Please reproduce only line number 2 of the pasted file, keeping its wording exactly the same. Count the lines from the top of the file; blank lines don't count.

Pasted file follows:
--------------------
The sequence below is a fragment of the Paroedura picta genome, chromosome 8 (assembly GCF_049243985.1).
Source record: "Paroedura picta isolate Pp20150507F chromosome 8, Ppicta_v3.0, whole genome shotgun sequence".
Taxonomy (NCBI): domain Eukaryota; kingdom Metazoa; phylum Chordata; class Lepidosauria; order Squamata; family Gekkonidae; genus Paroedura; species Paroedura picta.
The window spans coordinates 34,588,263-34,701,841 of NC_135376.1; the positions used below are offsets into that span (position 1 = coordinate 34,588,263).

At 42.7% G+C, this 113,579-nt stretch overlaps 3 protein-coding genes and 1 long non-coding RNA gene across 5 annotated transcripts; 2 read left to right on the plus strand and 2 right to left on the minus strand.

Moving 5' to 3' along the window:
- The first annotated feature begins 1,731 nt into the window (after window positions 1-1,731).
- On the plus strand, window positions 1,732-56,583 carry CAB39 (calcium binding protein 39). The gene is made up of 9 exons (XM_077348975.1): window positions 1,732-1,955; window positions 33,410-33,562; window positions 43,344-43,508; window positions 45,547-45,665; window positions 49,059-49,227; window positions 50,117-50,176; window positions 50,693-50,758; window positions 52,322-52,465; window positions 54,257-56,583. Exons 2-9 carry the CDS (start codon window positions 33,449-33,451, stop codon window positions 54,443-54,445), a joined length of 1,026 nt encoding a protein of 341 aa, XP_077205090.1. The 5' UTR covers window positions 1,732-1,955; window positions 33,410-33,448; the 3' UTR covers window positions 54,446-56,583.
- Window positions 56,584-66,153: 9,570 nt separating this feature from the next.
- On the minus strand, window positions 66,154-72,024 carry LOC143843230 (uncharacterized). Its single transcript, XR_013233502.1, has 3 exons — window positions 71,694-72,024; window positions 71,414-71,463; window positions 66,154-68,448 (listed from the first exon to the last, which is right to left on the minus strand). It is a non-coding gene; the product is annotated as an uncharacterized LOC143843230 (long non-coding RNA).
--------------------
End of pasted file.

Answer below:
Source record: "Paroedura picta isolate Pp20150507F chromosome 8, Ppicta_v3.0, whole genome shotgun sequence".